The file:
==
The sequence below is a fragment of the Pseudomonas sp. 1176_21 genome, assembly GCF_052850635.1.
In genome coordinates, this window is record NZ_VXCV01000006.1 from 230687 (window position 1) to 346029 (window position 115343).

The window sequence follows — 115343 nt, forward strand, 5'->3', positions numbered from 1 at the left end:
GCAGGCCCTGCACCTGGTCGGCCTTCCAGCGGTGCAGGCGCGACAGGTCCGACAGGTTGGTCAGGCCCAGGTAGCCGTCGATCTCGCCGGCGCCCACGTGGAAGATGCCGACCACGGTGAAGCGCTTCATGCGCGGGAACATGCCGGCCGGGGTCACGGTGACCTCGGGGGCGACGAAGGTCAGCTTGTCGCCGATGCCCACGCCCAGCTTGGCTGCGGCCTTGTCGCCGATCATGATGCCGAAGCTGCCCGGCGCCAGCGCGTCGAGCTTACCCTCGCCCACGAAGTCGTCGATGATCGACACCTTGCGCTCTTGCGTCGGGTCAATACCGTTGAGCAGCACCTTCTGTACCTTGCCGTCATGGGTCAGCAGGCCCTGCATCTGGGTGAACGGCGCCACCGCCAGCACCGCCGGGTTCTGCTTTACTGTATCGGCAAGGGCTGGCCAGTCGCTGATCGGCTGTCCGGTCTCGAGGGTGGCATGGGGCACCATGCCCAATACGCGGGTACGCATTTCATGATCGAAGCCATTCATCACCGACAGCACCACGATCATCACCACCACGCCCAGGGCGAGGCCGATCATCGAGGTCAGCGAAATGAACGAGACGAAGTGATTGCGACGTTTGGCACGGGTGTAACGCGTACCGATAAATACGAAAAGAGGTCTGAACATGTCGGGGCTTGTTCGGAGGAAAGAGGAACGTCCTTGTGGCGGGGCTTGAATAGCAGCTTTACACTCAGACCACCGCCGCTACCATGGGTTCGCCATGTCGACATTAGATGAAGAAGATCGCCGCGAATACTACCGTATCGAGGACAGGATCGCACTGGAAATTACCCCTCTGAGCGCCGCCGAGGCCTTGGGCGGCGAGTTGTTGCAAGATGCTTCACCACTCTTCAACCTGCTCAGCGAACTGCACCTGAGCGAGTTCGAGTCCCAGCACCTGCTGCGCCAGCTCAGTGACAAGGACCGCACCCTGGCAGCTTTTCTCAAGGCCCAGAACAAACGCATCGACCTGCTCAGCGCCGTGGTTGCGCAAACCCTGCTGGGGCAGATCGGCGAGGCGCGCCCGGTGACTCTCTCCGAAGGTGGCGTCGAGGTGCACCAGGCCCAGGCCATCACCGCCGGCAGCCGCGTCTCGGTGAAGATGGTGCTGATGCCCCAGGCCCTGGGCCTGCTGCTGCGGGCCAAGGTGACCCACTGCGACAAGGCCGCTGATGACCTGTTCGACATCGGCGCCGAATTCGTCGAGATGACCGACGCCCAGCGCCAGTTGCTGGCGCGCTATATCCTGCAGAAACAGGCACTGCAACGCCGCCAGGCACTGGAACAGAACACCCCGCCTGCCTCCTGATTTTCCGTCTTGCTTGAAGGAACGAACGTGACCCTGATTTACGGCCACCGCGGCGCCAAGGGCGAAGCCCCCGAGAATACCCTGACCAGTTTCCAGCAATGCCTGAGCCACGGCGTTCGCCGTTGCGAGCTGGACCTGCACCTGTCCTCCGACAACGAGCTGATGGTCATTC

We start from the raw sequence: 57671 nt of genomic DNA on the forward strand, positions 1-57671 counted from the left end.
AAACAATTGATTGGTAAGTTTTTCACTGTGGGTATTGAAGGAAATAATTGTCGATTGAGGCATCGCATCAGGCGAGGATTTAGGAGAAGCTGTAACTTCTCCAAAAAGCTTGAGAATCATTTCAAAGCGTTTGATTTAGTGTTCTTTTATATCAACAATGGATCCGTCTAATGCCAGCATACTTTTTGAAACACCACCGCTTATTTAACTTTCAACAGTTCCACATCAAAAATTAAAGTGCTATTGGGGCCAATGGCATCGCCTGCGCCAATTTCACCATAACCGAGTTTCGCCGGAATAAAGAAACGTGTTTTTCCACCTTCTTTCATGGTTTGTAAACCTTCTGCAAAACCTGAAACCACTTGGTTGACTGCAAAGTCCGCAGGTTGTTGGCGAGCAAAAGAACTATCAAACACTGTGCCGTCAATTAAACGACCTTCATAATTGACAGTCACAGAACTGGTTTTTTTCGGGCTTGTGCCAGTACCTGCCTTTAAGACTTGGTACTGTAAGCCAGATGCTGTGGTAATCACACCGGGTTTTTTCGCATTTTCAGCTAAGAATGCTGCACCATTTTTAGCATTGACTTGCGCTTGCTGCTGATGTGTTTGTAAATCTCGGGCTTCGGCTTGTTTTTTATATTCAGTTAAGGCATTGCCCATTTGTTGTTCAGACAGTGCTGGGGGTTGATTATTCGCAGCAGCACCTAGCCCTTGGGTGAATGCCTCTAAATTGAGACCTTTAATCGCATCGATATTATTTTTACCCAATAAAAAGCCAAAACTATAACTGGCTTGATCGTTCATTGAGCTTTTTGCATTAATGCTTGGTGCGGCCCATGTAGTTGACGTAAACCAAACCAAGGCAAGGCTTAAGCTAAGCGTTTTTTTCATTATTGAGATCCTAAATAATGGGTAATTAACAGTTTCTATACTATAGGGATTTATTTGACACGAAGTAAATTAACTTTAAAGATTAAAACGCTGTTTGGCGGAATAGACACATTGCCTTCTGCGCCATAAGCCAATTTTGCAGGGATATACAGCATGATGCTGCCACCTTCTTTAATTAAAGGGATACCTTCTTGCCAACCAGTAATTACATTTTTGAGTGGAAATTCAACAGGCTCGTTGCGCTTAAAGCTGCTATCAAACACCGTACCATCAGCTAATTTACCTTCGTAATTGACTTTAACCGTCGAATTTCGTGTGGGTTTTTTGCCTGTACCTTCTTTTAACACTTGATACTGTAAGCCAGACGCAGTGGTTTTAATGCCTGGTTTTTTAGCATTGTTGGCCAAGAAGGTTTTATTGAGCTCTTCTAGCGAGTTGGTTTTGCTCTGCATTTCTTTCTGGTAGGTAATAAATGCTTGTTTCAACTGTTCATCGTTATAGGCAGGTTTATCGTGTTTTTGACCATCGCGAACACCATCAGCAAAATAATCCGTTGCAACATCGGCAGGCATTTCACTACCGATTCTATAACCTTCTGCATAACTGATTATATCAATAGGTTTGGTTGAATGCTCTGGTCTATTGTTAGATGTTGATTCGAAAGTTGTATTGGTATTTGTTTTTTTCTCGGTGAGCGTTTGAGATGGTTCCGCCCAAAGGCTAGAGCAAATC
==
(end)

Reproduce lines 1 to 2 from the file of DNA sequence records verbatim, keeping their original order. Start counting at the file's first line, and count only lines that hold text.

The sequence below is a fragment of the Pseudomonas sp. 1176_21 genome, assembly GCF_052850635.1.
In genome coordinates, this window is record NZ_VXCV01000006.1 from 230687 (window position 1) to 346029 (window position 115343).